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Minnesota Gov. Walz proposes $982 million infrastructure plan with focus on preservation

  • Gov. Tim Walz has proposed a $982 million public infrastructure plan, mainly focusing on preserving existing buildings and facilities.
  • The proposal, known as a bonding bill, will be a centerpiece of the governor’s agenda for the 2024 legislative session.
  • The plan aims to protect drinking water, improve roads and bridges, ensure public safety and support safe housing.

Gov. Tim Walz proposed a $982 million public infrastructure plan Tuesday that includes a new headquarters for the Minnesota State Patrol but focuses mostly on the unglamorous task of preserving existing buildings and facilities.

The package, known as a bonding bill, will be a centerpiece of the governor’s agenda for the 2024 legislative session, which convenes Feb. 12. Bonding bills are typically a main focus of sessions in even-numbered years because those are when the two-year state budget is set.

Walz said his plan would protect drinking water, improve roads and bridges, protect public safety and support safe housing. His proposal follows a record $2.6 billion bonding package that lawmakers passed in May. But it stays within the $830 million budget that officials estimate the state can now safely borrow via general obligation bonds while preserving its triple-A credit rating, and the limited amount of cash available for new spending. The bonds are expected to have an interest rate of 4.3%.

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“This is my big show for this legislative session,” Walz said at a news conference.

Budget Commissioner Erin Campbell said 45% of the package, or $387 million, or would go toward fixing and improving existing facilities owned by state agencies and higher education institutions. The average age of state buildings is 42 years, she said, so they need significant repairs, upgrades and replacements.

“We need to invest in these assets now to begin to address the $6.4 billion in deferred maintenance of state infrastructure,” Campbell said. “Investing in our facilities is the fiscally responsible thing to do.”

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The Democratic governor’s proposal also includes $142 million for public safety projects, including $22 million to acquire land and begin the design process for a new State Patrol headquarters. The plan is to bring together operations that are currently scattered among six different office spaces across the Minneapolis-St. Paul area.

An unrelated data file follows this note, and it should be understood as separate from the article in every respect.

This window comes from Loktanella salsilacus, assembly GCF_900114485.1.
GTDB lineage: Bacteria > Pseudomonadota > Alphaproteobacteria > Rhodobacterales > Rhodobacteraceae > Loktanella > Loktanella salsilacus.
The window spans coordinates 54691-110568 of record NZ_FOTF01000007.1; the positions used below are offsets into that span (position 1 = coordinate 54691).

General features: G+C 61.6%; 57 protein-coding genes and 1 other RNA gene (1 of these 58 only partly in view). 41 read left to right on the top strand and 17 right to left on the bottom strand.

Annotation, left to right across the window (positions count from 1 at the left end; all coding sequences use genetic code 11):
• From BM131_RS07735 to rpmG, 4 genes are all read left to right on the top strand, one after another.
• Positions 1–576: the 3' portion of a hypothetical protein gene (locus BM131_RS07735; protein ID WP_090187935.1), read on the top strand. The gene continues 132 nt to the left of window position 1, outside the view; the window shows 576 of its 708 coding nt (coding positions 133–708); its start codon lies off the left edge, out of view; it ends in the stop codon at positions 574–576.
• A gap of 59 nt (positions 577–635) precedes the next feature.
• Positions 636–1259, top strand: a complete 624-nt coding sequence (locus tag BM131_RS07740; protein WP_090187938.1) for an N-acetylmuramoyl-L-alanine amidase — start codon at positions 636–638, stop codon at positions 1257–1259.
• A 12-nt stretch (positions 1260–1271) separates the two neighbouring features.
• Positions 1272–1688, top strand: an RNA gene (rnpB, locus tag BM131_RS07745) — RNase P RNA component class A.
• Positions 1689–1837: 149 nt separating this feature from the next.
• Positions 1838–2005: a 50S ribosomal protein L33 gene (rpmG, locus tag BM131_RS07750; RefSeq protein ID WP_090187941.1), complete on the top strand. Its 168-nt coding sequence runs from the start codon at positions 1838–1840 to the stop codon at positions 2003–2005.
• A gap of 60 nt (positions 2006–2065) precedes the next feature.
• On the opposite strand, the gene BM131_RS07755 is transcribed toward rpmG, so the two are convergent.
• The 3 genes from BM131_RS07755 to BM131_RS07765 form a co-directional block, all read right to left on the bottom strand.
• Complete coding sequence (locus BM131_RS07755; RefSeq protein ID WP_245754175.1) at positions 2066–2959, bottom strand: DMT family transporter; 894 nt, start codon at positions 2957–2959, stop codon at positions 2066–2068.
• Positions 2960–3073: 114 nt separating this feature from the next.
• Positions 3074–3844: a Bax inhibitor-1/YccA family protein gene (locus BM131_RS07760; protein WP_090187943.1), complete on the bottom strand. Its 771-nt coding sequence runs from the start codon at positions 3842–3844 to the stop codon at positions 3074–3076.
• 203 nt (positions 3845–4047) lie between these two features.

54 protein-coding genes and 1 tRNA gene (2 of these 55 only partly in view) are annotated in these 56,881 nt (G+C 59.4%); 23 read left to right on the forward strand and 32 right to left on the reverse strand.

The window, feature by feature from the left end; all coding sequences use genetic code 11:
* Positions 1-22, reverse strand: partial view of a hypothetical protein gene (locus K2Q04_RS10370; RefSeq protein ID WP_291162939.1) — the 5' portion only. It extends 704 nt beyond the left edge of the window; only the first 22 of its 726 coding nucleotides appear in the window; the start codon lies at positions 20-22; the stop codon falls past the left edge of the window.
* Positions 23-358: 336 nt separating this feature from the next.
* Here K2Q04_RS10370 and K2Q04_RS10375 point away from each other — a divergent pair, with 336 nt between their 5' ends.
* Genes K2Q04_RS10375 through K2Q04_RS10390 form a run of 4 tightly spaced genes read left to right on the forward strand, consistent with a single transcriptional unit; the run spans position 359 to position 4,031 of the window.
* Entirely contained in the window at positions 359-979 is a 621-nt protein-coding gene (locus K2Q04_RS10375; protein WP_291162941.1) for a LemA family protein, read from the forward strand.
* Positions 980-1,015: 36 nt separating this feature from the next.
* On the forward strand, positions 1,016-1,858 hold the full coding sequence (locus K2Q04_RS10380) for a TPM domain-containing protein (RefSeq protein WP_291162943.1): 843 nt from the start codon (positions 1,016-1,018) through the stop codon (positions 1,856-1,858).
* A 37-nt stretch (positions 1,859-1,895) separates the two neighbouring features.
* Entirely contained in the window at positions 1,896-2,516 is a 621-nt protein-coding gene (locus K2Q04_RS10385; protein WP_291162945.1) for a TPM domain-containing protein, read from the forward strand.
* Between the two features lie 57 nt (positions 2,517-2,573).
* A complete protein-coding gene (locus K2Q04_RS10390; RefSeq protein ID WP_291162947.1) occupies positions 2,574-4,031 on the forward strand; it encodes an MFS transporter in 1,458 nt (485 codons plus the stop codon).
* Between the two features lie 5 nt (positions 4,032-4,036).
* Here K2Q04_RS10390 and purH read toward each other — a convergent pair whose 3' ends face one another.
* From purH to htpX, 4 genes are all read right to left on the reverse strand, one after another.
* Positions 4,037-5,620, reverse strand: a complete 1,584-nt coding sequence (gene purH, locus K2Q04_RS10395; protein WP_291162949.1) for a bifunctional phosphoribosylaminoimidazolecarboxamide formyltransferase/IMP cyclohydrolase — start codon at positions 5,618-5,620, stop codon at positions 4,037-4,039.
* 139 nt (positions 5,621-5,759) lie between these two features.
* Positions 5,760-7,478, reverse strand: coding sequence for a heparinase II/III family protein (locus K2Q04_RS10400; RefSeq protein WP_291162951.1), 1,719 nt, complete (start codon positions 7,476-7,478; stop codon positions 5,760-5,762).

“This isn’t about replacing a headquarters,” said Col. Matt Langer, chief of the agency. “This is about charting the future of the Minnesota State Patrol.”

The public safety components also include $48 million for a Bureau of Criminal Apprehension facility in Mankato that would provide laboratory and other investigative services, primarily for local law enforcement agencies across southern Minnesota, and $47 million to expand space for rehabilitation, educational and health programming at the state prison in Rush City.

Walz did not include anything for updates to the Xcel Energy Center in downtown St. Paul, the home of the Minnesota Wild, who have estimated that the 23-year-old arena may need as much as $300 million in renovations.. Walz said that’s because neither the NHL team nor the city have submitted a formal proposal yet.

“It looks to me like we could anticipate that coming, and we’ll work through it when it does,” Walz said.

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Legislators are sure to have their own ideas about what should be in a bonding bill. The state constitution requires 60% supermajorities in both the House and Senate to approve taking on more debt. Democrats have a narrow majority in each chamber and will need some Republicans to support the plan.

The lead Senate Republican on capital investment issues, Karin Housley, of Stillwater, said in a statement that she was concerned that the governor’s proposal doesn’t contain enough money for local needs. She also signaled her priorities include wastewater treatment and crumbling roads.

But Walz said he’s confident the final package will get strong bipartisan support because it will benefit communities statewide.

“Keeping up infrastructure is a very conservative value,” he said.

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